How Do We Get From Here to There?
The Message, the Audience, and the Medium
Norman A. Levy, M.S.
Procter & Gamble, Cincinnati, Ohio
Advertising plays a strong role in the marketing of many products--coffee, cosmetics, peanut butter, toothpaste. It creates and maintains awareness of these products and continually communicates and reinforces an understanding of the benefits the manufacturers promise and deliver. Familiar statements about these products are focused, memorable, and capable of visualization in the medium of television:
Pampers--For drier, happier babies
Choosy moms choose Jif
If it's gotta be clean it's gotta be Tide
Pantene--For hair so healthy it shines
Bounty--The quicker picker upper
The success of product campaigns is by no means assured by vast expenditures of money. The world of communications is littered with advertising campaigns that do not work (in the sense of creating behavior change) despite flashy and expensive execution. While it is natural to think about advertising in terms of execution--the film effects, the personalities, the drama, the music--it is the quality of strategic thinking preceding the executional work that plays the fundamental role in the ultimate success of an advertising campaign. For example, the underlying factor in the success of the Folgers coffee campaign was the importance that the phrase "the first cup of coffee in the morning" had for coffee drinkers. That piece of consumer understanding and insight preceded(and guided) creative work that eventually produced the highly memorable campaign "the best part of wakin' up is Folgers in your cup."
Many people are surprised to learn about the scope and quality of consumer research and analysis that forms the basis for creative advertising efforts. Summarized simply:
Strategy Precedes Execution
The following example demonstrates the "translation" process from strategy to execution. Let us assume for a moment that after reviewing the research on acute stroke and applying our best judgment, we agree that the following represents the most focused expression of the message content we want to communicate:
Upon first experiencing stroke symptoms (or observing them in others), I can save life or serious disability by getting to a hospital for treatment very quickly.
This is the "business-speak" of strategy. We are not attempting to be creative but rather to focus on message content. Translating business-speak into the language of advertising might produce a mantra such as:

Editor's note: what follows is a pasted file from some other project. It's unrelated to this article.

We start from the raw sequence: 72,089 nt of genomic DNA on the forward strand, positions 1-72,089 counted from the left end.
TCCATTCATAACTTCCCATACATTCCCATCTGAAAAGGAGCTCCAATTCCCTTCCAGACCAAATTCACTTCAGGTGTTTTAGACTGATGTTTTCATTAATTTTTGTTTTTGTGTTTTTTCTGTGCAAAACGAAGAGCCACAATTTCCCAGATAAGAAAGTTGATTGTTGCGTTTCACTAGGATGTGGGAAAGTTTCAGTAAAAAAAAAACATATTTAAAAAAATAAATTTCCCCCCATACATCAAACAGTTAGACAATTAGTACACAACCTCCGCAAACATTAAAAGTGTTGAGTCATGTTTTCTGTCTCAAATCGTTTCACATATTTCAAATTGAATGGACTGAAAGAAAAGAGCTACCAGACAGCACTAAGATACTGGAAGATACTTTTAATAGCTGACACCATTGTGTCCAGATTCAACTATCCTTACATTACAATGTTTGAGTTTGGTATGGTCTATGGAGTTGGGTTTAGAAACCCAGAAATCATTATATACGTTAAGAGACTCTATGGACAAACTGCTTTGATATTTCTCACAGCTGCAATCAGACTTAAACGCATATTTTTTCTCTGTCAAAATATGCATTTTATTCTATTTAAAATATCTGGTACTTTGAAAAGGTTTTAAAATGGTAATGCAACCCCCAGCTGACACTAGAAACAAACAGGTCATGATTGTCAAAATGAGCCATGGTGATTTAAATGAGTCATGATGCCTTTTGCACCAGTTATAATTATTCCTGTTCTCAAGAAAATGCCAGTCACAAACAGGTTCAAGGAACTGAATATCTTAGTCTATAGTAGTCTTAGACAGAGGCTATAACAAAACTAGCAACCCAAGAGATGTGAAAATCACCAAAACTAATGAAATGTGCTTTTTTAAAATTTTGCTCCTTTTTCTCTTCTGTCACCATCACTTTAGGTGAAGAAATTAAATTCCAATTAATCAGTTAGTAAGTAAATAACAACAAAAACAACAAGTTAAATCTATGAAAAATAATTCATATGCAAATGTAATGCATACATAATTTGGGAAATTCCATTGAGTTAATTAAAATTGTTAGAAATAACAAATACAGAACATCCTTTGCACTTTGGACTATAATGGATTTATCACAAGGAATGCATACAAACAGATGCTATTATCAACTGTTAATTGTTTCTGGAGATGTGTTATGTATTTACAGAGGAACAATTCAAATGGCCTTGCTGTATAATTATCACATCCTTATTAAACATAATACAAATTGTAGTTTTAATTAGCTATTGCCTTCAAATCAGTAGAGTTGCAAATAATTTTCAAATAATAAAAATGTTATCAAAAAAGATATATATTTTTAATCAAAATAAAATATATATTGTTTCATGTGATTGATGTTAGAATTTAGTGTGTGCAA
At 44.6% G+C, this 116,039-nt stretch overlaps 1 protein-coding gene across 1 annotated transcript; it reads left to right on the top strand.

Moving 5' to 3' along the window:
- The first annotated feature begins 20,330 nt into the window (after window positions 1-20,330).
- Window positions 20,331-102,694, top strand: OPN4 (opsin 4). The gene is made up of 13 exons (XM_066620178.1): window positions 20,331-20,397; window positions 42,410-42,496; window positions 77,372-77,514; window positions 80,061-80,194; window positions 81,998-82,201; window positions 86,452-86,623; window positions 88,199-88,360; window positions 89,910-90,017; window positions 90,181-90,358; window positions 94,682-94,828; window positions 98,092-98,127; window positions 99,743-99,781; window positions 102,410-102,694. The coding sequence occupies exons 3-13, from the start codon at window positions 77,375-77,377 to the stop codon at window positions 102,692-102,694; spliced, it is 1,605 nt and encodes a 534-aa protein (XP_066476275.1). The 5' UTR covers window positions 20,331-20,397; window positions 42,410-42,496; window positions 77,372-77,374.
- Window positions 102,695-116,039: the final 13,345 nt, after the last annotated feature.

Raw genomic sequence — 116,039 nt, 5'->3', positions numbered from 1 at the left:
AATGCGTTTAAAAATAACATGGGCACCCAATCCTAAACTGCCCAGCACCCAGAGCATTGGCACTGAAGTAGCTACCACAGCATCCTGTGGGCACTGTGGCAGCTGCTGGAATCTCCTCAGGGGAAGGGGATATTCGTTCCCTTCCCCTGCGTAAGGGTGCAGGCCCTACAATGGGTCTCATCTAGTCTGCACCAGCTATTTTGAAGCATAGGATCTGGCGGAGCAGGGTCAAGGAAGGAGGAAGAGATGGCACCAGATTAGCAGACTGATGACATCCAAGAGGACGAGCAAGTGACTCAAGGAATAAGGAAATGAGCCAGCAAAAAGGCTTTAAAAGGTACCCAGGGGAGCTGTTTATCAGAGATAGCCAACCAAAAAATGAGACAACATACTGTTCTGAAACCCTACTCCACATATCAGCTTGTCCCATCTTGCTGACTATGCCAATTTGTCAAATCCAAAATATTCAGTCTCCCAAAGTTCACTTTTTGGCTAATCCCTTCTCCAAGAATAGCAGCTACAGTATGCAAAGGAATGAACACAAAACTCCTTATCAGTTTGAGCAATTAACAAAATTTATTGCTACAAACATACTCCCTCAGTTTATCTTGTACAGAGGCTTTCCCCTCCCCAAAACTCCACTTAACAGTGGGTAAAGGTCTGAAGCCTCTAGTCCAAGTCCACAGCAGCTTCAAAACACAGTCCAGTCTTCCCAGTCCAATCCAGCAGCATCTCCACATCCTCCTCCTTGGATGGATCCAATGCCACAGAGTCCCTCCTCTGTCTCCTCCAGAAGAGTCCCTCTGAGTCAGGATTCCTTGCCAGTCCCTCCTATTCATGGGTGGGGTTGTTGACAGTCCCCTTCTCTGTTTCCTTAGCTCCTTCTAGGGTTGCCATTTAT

When stroke strikes don't delay -- Call 911 right away
This is a slogan or summary line. Note that it is unlikely that such a summary line could carry all the information required. For example, calling out specific stroke symptoms would be a necessary part of the total message in a 30-second commercial but would not fit into a summary message.
The point is that the better the strategic thinking, the more likely it is that the advertising messages created for television, print, radio, or the World Wide Web will gain awareness and promote behavioral change. This basic strategic work involves conducting and analyzing research on target consumers to help us understand present attitudes, habits and practices, satisfactions and dissatisfactions, expectations, the hierarchy of benefits desired (both tangible and emotional), and any other relevant information that will give us true insights into the way people think and act with respect to the product or service offered.
This kind of strategic information is finally expressed in summary form in a document generally referred to as a "creative brief." These are the kinds of headings used in such a document (which varies from organization to organization but revolves around essentially the same subject matter):
• Target audience
• Desired action
• Current consumer beliefs, understanding, and barriers
• Copy strategy
--Reason to believe
With the acquisition of this information it is possible to move confidently into the executional phase where writers, producers, film makers, and art directors translate the business-speak of the creative brief into actual advertising--the television commercial or print ad. Ideally, additional research is conducted during the creative development phase to assure that our executions are understood by and motivating to the target audience.